You always need a Champion!

Stepping into my first EMEA role made me look back at where I was few years ago. Across last few years I had a very clear career path in my head. At first glance highly ambitious (some would say – unrealistic) but on the other hand – looking at where I am today – clearly achievable.

On my way I have met few assholes depreciating my role and input, couple not too helpful people, a bunch of smart and  supportive team players and experts and 3 unique mentors that have turned my thinking upside down on quite few things and helped me to get where I am today.

As a beginner in the corporate world with a “I will rule the world” attitude I didn’t think that mentoring can be an influencing tool that can turn around anyone’s career. How talking to a senior guy can be contributing to my development? If I want to achieve anything I need to go after it on my own, I thought. Only after several years of being mentored I know how wrong I was, hence this article being written as a tribute to mentoring at the turning point (I hope!) in my career.

What’s mentoring?

Mentoring is a relationship between two individuals, where the more experienced colleague shares his/her knowledge and understanding of work or organization with a less experienced colleague in order to develop him/her. It can be a more informal type of relationship that allows the mentee to reach out to the mentor when and as it is needed rather than having a regular session. Agenda of the relationship is mainly driven by the mentee and aimed at developing long term strategic skills that will be applicable to usually leadership roles. The duration of the relationship is not defined, often moves into friendship.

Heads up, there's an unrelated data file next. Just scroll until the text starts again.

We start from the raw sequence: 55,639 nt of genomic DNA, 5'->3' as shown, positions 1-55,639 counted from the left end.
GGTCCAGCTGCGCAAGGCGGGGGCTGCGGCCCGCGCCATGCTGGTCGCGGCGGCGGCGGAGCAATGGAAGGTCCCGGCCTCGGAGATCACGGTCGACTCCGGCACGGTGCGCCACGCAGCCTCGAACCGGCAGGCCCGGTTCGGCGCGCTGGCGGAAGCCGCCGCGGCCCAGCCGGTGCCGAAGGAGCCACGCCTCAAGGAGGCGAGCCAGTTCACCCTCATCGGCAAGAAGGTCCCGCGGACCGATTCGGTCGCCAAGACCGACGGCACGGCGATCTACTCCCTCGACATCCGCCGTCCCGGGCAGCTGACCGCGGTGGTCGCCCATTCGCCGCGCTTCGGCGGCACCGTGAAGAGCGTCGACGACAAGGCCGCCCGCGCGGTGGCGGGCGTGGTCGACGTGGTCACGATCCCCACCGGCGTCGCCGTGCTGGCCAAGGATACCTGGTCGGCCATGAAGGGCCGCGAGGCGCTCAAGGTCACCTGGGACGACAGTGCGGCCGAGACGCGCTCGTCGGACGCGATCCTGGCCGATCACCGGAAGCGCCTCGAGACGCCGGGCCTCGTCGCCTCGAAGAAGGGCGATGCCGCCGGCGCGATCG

One thing to note is, that mentoring is a mutual relationship, although you undertake the role of mentee, your mentor takes the benefit of learning also from you.

I have always  perceived my mentors as guarding angels – being there for me whenever I need them.

What mentoring is not?

Mentoring is different from coaching. Coaching is much more formalized, usually has a defined end and set of goals that are aimed at specific aspect of job or performance improvements.  Coach is bringing structure, instructions, assessment and monitoring tools, expectations on very specific measurable outcomes; whereas mentoring is introducing much softer approach relaying on self-motivation and relationship between individuals.

Mentoring is also not management. Management agenda is led by the manager and its focus is mainly on performance of the individual.  The scope of that relationship is usually narrowed to skills required for a specific role.

How to find a mentor?

Finding a good mentor is hard! Here are some tips on how to find one:

  • Official mentoring – Some companies have formalized mentoring programs. Although I am not a fan of those (they usually are too formalized and require some reporting and success measurement), you can definitely find some good people there to help you develop.
  • Recommendation – ask colleagues, your manager whether they know someone who would be willing to take up on a mentoring relationship. However in this case you usually need to specifically know what type of resource, skill and knowledge you are looking for.
  • A “click” – for me the best way to get a great mentoring relationship. If on some random occasion you are talking with a Senior colleague, you clearly feel a connection with and you have an impression you could learn a lot from that person or there is a person you admire – take your chance, ask whether he/she would be willing to become your mentor.

I was often told that you should look for mentor outside of your business line. That never worked for me. I have been in mentoring relationships that completely failed as we couldn’t find the same language and topics that we both relate to. You definitely need to look for people different than you as that will open in front of you perspectives that you haven’t taken into consideration before. But that doesn’t mean this cannot be someone from you closest surrounding. Actually, if you are at the early stages of your career I would recommend you finding a mentor from your direct business line. That will make the conversations much easier.